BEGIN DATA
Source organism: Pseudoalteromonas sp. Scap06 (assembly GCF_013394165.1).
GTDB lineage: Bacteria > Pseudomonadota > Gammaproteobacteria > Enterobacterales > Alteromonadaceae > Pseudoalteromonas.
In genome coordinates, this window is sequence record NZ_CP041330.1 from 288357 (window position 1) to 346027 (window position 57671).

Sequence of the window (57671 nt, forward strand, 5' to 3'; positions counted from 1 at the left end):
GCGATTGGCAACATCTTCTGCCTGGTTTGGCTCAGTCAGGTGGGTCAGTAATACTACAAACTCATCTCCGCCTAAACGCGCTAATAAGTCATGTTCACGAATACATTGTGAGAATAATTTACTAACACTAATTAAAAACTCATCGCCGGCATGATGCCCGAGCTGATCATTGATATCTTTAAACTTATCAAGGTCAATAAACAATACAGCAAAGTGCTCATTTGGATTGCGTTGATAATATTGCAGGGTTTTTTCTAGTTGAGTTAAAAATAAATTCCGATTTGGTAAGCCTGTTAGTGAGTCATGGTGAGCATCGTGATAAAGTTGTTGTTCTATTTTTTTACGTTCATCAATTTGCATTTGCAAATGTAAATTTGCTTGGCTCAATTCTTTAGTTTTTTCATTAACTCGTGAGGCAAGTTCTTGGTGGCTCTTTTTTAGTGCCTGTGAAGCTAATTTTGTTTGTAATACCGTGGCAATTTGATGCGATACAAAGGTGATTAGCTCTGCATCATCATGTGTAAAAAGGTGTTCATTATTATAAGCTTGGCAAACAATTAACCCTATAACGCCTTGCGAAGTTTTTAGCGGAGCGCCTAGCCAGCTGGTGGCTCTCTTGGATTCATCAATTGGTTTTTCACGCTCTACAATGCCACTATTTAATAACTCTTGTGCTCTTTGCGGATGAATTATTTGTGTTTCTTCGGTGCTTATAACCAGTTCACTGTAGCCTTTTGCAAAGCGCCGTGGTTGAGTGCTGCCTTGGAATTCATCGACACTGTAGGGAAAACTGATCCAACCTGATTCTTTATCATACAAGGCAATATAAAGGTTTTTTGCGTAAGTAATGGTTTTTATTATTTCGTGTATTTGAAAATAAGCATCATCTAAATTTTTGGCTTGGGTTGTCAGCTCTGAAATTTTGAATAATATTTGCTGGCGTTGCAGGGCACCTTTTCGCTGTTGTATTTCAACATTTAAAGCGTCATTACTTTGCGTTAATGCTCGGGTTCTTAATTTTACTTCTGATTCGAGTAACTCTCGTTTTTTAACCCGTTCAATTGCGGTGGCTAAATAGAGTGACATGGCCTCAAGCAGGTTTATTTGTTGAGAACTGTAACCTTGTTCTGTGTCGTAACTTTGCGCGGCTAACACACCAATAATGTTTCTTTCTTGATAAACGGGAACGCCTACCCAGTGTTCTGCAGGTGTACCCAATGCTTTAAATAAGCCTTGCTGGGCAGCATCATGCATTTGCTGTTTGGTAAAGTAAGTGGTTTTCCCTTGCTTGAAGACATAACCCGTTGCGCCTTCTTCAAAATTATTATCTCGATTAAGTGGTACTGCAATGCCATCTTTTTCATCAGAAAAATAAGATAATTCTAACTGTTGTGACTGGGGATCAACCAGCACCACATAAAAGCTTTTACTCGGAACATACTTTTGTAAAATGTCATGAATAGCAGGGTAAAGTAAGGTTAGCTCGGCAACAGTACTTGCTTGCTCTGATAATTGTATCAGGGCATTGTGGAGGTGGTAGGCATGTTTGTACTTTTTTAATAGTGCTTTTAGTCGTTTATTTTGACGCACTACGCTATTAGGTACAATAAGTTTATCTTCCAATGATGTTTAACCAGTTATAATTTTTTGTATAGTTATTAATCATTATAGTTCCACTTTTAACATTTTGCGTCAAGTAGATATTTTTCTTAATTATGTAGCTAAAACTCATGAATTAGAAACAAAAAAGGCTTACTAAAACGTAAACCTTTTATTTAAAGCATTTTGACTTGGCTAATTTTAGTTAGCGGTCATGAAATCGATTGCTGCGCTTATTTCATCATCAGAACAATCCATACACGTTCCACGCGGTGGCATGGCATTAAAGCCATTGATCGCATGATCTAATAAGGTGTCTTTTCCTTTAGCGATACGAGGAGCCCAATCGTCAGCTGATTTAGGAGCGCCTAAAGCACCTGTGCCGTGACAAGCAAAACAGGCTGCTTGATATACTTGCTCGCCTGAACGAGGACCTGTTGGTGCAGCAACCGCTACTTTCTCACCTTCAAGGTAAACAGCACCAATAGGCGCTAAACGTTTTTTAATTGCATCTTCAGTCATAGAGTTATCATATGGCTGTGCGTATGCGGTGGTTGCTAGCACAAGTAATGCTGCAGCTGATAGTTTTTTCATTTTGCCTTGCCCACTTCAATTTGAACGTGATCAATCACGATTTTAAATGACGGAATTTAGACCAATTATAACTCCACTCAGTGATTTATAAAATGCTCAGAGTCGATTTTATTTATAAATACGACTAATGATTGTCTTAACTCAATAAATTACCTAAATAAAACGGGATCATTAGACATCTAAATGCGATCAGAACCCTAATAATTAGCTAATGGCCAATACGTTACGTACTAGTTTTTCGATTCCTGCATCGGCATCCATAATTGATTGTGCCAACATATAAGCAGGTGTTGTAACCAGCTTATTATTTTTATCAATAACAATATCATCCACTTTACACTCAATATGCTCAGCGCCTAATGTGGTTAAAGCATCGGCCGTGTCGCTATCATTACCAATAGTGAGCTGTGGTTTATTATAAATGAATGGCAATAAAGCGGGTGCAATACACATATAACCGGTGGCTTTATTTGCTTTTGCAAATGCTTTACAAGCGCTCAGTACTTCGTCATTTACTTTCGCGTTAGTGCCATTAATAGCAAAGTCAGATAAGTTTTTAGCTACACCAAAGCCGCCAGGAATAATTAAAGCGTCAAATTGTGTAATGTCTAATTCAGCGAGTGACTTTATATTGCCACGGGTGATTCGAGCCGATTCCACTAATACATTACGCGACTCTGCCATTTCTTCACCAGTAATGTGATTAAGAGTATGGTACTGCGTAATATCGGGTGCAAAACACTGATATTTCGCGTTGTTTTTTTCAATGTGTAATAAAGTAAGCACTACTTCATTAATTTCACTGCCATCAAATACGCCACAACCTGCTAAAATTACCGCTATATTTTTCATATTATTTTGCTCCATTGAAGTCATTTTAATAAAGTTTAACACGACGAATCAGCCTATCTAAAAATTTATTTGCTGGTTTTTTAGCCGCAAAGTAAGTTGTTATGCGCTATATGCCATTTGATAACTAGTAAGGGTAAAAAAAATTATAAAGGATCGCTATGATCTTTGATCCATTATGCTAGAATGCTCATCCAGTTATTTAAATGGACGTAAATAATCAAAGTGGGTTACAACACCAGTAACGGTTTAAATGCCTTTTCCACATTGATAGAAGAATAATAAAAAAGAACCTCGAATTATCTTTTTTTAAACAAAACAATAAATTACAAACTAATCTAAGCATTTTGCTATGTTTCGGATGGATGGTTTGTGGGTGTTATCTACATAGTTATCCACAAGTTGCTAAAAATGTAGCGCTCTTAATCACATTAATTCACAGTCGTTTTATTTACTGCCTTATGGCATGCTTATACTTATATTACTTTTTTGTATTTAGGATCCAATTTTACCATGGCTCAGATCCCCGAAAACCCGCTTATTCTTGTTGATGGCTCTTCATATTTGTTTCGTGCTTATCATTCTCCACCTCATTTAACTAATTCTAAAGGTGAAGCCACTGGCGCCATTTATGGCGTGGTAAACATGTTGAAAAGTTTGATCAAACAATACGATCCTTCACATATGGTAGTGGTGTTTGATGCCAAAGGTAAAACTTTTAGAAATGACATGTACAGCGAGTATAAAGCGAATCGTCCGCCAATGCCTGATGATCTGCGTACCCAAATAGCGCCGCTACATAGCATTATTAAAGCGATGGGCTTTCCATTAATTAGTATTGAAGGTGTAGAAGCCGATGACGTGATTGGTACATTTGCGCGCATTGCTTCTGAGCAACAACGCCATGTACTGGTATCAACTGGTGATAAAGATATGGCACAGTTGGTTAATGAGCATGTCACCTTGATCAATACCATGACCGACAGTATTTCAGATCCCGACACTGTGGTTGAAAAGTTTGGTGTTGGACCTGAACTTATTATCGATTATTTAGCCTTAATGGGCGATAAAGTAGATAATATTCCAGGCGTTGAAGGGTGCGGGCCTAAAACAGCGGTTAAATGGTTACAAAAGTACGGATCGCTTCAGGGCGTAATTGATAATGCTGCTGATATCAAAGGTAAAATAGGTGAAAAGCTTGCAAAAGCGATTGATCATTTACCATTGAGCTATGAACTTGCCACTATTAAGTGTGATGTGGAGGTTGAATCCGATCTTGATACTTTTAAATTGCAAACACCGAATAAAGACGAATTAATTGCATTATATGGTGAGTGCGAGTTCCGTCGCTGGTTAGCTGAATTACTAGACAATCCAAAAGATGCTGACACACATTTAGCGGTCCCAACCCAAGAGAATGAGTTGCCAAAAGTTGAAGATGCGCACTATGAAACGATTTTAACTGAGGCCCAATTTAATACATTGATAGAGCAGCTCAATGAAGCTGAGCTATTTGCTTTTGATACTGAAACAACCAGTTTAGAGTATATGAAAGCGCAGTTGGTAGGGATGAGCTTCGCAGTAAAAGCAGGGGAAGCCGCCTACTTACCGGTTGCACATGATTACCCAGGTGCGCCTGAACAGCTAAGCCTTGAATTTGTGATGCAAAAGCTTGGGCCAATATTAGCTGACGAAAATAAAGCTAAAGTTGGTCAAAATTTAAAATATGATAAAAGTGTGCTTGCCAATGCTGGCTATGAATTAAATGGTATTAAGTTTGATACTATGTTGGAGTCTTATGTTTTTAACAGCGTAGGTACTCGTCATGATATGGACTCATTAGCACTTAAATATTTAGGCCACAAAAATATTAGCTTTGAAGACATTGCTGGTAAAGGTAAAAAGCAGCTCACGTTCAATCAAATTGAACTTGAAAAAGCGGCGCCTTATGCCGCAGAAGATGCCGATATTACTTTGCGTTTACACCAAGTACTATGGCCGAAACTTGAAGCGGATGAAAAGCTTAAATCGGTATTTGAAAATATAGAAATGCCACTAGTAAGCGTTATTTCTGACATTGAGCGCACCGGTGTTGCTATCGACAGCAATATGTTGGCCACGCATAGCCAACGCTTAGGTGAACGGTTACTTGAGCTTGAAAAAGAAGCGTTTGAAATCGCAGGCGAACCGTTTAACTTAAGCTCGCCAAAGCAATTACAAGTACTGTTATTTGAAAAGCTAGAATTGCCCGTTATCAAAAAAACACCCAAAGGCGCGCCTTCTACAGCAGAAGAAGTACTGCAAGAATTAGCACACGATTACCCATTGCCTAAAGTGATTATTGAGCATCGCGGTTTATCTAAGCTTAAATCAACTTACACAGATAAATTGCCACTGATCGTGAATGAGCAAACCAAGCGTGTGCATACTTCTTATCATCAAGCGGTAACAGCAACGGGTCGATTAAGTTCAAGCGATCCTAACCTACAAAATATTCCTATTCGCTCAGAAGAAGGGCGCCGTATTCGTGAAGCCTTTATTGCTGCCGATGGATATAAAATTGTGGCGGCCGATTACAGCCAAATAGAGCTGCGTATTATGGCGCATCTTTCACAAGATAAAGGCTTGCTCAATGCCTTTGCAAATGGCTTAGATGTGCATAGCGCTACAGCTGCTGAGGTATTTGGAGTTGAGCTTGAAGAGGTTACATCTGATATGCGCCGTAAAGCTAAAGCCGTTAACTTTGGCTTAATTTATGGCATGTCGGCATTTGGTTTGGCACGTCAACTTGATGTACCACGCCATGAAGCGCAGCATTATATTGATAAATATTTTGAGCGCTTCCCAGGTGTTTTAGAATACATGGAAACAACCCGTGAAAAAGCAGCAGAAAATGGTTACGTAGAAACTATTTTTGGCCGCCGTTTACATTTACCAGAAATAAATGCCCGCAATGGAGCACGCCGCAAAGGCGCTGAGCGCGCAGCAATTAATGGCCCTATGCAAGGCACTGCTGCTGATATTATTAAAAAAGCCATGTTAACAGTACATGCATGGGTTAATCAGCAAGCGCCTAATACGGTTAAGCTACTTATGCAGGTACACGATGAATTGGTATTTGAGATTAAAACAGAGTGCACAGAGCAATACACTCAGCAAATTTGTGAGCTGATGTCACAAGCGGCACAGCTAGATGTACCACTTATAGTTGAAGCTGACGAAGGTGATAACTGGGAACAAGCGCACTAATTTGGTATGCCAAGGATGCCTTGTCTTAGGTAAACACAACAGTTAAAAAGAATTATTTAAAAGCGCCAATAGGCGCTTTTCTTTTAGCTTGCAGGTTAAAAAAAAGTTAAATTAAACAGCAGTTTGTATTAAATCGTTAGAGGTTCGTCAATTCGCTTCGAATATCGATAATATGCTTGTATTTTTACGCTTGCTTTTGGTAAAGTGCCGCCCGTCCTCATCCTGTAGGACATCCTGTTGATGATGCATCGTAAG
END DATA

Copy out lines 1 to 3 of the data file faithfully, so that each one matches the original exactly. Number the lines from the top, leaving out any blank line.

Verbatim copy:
Source organism: Pseudoalteromonas sp. Scap06 (assembly GCF_013394165.1).
GTDB lineage: Bacteria > Pseudomonadota > Gammaproteobacteria > Enterobacterales > Alteromonadaceae > Pseudoalteromonas.
In genome coordinates, this window is sequence record NZ_CP041330.1 from 288357 (window position 1) to 346027 (window position 57671).